Millionaire’s Taste: The 19th Century Reinvention of Famille-Noire Porcelains

By Sotheby's

T he late 19th century witnessed a frenzy and fervor surrounding famille-noire porcelains. The term itself had only recently been coined in 1873 by the French author Albert Jacquemart. Kangxi porcelains were enjoying an extraordinary period of renewed interest in Europe and North America, prompting the development of terms, categories, and catalogues. The taste for famille-noire in particular was engendered by a combination of current fashion, as represented by the Aesthetic movement in Britain, promoted by prominent artists Dante Gabriel Rosetti (1828-1881) and James Abbott McNeill Whistler (1834-1902), both of whom were avid collectors of Kangxi blue and white porcelains; and the emergence of Japonisme which rose to the cultural foreground by means of Commodore Perry (1794-1858) and the opening to Japan in 1853. The final ingredient of the surge of interest of collecting these large, black-ground wares was supplied by the extraordinary wealth created by enormous industrial growth. Newly minted millionaires in England and America vied with one another to acquire the best art to fill the enormous rooms of their grand estates.

Of the great dealers of the period, Edgar Gorer, Joseph Duveen, and Frank Partridge are the names most frequently credited with advising and providing many of the greatest Chinese porcelain collectors of the day with Kangxi period examples, including numerous famille-noire vessels.

With demand established, the issue of supply became paramount. Two elements facilitated the production of famille-noire in China in the late 19th century. The first resulted from the political and social turmoil that defined China in the last years of the Qing dynasty. Commissions were disappearing for the potters of Jingdezhen and they certainly would have welcomed requests for Kangxi-style wares, including large scale famille-noire pieces. Secondly, black was the natal color of the Empress Dowager Cixi (1835-1908), and it is reputed that the palace eunuchs added black grounds to famille-verte wares to please her (see Gerald ReiHinger Economics of Taste, vol. 2, London, 1970, p. 212). Subsequently, others wishing to gain favor may well have engaged potters at Jingdezhen with the task of creating wares of this palette as gifts to the Empress Dowager. Both genuine Kangxi wares with bodies scraped and re-enameled; and entirely new wares were sold to the West as Kangxi period; an attribution that was not seriously questioned until 1974 with John Alexander Pope’s catalog of the Frick Collections porcelains. Pope put forth a convincing argument about the famille-noire wares, observing that all large-scale objects were late 19th century (for more on this see Pope John Alexander, The Frick Collection: An Illustrated Catalogue. Vol. 7 Porcelains, Oriental and French, Washington, 1974, pp. 87—90). Although Pope, along with a few other scholars, questioned these wares, it was not until the 1990s and early 2000s that there was widespread agreement and reattribution of large famille-noire wares to the late 19th century.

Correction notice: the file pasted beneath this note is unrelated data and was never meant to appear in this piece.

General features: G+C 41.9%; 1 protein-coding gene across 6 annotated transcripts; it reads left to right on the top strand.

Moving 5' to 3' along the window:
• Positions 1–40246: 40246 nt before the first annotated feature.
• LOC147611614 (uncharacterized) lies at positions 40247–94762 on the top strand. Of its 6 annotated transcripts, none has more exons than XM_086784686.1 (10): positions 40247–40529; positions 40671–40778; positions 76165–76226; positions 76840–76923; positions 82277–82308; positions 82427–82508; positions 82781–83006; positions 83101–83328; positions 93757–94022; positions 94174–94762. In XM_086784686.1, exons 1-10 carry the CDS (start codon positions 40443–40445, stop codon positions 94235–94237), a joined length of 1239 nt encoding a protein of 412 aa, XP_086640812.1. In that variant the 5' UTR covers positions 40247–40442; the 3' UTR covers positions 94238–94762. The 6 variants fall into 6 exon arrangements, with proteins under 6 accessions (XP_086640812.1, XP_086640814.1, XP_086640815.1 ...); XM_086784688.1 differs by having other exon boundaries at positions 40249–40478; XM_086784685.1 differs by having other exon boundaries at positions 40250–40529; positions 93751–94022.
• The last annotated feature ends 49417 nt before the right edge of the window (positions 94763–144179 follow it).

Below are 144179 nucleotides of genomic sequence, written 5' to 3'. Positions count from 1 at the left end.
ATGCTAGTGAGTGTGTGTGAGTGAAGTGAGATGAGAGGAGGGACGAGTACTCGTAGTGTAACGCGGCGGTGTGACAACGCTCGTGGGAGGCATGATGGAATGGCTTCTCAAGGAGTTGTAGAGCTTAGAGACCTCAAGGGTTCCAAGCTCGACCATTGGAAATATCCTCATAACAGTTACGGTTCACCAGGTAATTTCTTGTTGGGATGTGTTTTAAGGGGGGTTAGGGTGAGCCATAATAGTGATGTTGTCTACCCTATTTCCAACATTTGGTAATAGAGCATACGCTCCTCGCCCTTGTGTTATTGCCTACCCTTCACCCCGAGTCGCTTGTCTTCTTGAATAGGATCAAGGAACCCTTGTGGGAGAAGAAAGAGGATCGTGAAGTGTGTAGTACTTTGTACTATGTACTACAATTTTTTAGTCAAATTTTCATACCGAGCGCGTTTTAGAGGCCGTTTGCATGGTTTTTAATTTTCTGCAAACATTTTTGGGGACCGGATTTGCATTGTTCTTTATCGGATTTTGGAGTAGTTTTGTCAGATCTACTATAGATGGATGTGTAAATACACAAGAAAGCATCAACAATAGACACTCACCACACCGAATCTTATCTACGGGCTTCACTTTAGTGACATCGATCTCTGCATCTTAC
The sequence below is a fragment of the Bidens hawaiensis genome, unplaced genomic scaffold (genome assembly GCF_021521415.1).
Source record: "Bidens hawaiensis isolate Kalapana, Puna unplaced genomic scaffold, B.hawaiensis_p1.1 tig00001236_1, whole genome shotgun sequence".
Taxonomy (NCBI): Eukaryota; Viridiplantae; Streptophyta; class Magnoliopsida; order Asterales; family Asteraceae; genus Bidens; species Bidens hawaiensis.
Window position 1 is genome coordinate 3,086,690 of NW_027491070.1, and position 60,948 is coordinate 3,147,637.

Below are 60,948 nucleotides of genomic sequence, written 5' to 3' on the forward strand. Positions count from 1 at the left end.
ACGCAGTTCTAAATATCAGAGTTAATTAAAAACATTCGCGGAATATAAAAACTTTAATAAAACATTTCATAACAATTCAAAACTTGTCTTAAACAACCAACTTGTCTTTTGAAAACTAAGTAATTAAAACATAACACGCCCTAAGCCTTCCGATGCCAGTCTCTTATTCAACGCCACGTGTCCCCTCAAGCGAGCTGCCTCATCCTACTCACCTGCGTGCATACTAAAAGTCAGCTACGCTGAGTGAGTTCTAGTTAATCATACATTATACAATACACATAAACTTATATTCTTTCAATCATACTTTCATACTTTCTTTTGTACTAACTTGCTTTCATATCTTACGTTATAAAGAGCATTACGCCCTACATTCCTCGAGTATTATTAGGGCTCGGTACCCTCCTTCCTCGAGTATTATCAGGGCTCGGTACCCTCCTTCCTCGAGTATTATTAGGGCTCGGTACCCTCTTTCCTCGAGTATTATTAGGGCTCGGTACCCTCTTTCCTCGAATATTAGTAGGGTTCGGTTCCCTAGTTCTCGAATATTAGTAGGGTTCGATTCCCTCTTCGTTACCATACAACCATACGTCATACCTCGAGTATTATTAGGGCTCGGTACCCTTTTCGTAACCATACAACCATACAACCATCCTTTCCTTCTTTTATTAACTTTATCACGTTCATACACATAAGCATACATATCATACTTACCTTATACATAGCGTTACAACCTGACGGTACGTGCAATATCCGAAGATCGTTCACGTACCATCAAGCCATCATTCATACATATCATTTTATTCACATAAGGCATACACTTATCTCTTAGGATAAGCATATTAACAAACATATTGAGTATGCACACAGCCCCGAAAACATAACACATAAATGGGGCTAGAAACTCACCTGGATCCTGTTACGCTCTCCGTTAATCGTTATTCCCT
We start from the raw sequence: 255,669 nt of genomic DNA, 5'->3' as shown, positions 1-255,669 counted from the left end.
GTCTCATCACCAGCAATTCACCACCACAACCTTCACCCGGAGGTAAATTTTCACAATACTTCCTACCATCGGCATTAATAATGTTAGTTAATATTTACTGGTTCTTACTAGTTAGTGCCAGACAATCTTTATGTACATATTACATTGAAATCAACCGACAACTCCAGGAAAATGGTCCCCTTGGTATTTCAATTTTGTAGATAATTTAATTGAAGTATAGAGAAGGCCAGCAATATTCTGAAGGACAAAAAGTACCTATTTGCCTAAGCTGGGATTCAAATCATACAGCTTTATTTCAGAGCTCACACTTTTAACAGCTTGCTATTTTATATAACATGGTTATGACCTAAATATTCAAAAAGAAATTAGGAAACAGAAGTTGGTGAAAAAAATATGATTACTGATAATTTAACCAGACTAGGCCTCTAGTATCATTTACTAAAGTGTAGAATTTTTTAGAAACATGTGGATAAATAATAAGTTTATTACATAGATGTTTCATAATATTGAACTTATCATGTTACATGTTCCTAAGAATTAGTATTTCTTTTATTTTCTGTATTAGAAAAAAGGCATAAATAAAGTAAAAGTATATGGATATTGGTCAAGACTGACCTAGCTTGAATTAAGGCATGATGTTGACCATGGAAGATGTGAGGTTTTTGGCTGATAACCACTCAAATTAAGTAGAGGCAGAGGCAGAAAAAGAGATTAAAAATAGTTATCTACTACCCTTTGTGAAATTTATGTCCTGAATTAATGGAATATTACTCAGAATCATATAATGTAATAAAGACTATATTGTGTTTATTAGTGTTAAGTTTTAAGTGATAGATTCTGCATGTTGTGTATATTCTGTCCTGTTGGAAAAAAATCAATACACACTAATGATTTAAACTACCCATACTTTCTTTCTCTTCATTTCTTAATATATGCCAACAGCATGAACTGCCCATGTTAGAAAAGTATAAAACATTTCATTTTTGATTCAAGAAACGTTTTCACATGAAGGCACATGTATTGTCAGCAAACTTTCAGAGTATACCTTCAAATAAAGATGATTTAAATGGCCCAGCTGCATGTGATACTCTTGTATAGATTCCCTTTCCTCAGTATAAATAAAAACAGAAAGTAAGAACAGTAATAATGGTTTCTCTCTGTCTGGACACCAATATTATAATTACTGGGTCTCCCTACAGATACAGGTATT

Famille-noire wares comprised many of the most expensive porcelains sold in the first decades of the 20th century. A vase purchased by Frank Partridge for a few hundred pounds was sold in 1919 for the astronomical amount of £12,000 to John D. Rockefeller (1839-1937). The largest collectors of famille-noire were George Salting (1839-1909), who bequeathed his collection to the Victoria & Albert Museum in London, and James A. Garland (1840-1902). The Garland Collection was purchased by Duveen for $500,000, sold to J. P. Morgan (1837-1913), reacquired by Duveen after Morgan’s death with much of the collection going to John D. Rockefeller (1839-1937). Clients and dealers competed vigorously for coveted examples of famille-noire; the intensity resulting in ruptured friendships and even acrimonious lawsuits. The relatively recent reassignment of these wares to the late 19th century does not diminish their appeal or splendor but allows us to appreciate them as a unique expression of a golden age of collecting in the West.

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